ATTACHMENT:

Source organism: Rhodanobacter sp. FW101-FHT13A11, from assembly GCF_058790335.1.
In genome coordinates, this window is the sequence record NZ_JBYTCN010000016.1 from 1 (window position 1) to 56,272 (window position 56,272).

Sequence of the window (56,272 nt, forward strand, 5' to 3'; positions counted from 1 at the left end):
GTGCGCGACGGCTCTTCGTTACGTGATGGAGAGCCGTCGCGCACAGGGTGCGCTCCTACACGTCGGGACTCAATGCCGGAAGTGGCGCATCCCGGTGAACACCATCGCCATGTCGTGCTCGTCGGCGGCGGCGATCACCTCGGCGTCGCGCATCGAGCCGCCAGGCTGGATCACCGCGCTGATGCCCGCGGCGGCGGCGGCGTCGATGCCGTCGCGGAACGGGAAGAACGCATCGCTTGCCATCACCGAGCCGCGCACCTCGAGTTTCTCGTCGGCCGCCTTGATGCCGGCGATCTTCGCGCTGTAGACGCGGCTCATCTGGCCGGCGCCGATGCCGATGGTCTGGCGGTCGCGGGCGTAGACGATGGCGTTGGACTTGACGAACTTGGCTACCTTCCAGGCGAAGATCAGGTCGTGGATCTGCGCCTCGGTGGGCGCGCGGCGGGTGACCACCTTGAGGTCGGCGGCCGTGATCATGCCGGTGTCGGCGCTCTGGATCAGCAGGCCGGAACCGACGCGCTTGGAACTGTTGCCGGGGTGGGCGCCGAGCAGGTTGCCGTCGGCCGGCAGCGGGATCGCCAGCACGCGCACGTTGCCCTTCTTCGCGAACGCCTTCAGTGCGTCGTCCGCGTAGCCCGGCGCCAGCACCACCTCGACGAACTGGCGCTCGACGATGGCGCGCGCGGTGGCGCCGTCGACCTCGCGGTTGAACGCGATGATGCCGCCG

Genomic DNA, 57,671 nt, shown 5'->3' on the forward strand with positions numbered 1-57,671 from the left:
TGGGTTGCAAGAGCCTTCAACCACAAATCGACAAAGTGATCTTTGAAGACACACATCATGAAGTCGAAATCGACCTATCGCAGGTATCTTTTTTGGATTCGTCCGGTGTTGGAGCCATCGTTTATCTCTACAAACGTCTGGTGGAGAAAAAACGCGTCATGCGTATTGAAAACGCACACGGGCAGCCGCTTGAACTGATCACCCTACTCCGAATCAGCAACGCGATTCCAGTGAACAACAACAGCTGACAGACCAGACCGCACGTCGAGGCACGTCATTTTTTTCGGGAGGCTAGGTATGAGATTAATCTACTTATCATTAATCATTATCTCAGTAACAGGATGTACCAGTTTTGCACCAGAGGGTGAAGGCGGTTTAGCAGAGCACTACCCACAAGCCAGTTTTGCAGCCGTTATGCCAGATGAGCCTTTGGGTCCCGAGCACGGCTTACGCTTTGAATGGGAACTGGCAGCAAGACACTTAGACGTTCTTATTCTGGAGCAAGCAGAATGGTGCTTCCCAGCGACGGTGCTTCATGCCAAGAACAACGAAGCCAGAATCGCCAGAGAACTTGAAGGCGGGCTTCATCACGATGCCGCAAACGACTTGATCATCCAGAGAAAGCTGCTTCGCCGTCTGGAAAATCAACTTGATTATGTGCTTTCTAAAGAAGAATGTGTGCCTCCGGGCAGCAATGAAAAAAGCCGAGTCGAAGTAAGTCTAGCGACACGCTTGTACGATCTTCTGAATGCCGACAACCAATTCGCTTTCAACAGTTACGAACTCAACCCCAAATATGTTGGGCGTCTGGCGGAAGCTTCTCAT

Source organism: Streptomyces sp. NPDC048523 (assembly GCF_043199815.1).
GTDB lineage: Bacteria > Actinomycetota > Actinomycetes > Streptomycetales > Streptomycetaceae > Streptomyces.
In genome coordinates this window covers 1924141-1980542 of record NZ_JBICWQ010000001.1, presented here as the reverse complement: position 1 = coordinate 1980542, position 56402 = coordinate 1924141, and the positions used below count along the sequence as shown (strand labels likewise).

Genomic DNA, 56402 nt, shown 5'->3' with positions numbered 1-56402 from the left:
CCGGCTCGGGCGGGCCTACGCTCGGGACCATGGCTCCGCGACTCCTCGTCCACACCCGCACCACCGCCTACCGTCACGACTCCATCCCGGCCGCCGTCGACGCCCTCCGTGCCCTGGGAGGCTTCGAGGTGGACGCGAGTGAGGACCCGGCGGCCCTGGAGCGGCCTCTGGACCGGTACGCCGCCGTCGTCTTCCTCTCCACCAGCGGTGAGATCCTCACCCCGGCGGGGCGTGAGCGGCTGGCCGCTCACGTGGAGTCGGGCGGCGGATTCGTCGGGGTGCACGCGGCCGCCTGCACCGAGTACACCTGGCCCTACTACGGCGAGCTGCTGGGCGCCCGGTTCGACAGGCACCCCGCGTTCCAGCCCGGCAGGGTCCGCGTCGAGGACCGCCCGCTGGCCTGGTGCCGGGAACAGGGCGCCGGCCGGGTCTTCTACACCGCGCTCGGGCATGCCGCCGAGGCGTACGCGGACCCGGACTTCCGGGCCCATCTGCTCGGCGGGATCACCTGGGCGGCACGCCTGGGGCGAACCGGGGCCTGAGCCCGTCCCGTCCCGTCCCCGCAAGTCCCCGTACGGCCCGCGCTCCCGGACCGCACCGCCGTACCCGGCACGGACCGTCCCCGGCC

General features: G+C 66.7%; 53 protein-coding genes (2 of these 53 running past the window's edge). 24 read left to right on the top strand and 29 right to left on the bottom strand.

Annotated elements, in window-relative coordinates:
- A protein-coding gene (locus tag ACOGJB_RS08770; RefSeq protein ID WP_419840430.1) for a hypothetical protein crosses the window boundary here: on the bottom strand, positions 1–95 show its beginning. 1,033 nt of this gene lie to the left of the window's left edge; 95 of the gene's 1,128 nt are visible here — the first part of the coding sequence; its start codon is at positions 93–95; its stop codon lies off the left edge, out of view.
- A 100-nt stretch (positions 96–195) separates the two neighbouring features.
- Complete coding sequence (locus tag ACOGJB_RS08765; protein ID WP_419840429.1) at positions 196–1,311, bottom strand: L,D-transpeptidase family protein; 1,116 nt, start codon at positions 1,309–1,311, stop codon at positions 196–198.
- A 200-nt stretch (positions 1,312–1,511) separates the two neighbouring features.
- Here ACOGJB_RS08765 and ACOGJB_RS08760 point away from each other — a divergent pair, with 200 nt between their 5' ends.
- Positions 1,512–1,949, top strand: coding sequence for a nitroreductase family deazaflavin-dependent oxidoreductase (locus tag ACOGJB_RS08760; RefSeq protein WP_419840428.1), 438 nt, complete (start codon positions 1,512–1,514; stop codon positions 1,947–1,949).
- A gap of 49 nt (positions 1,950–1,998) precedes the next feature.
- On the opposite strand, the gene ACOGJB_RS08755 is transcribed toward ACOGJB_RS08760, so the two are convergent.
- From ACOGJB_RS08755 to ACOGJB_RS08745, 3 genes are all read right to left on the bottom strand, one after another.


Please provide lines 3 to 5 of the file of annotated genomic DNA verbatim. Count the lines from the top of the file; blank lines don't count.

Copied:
Sequence of the window (56,272 nt, forward strand, 5' to 3'; positions counted from 1 at the left end):
GTGCGCGACGGCTCTTCGTTACGTGATGGAGAGCCGTCGCGCACAGGGTGCGCTCCTACACGTCGGGACTCAATGCCGGAAGTGGCGCATCCCGGTGAACACCATCGCCATGTCGTGCTCGTCGGCGGCGGCGATCACCTCGGCGTCGCGCATCGAGCCGCCAGGCTGGATCACCGCGCTGATGCCCGCGGCGGCGGCGGCGTCGATGCCGTCGCGGAACGGGAAGAACGCATCGCTTGCCATCACCGAGCCGCGCACCTCGAGTTTCTCGTCGGCCGCCTTGATGCCGGCGATCTTCGCGCTGTAGACGCGGCTCATCTGGCCGGCGCCGATGCCGATGGTCTGGCGGTCGCGGGCGTAGACGATGGCGTTGGACTTGACGAACTTGGCTACCTTCCAGGCGAAGATCAGGTCGTGGATCTGCGCCTCGGTGGGCGCGCGGCGGGTGACCACCTTGAGGTCGGCGGCCGTGATCATGCCGGTGTCGGCGCTCTGGATCAGCAGGCCGGAACCGACGCGCTTGGAACTGTTGCCGGGGTGGGCGCCGAGCAGGTTGCCGTCGGCCGGCAGCGGGATCGCCAGCACGCGCACGTTGCCCTTCTTCGCGAACGCCTTCAGTGCGTCGTCCGCGTAGCCCGGCGCCAGCACCACCTCGACGAACTGGCGCTCGACGATGGCGCGCGCGGTGGCGCCGTCGACCTCGCGGTTGAACGCGATGATGCCGCCG

Genomic DNA, 57,671 nt, shown 5'->3' on the forward strand with positions numbered 1-57,671 from the left: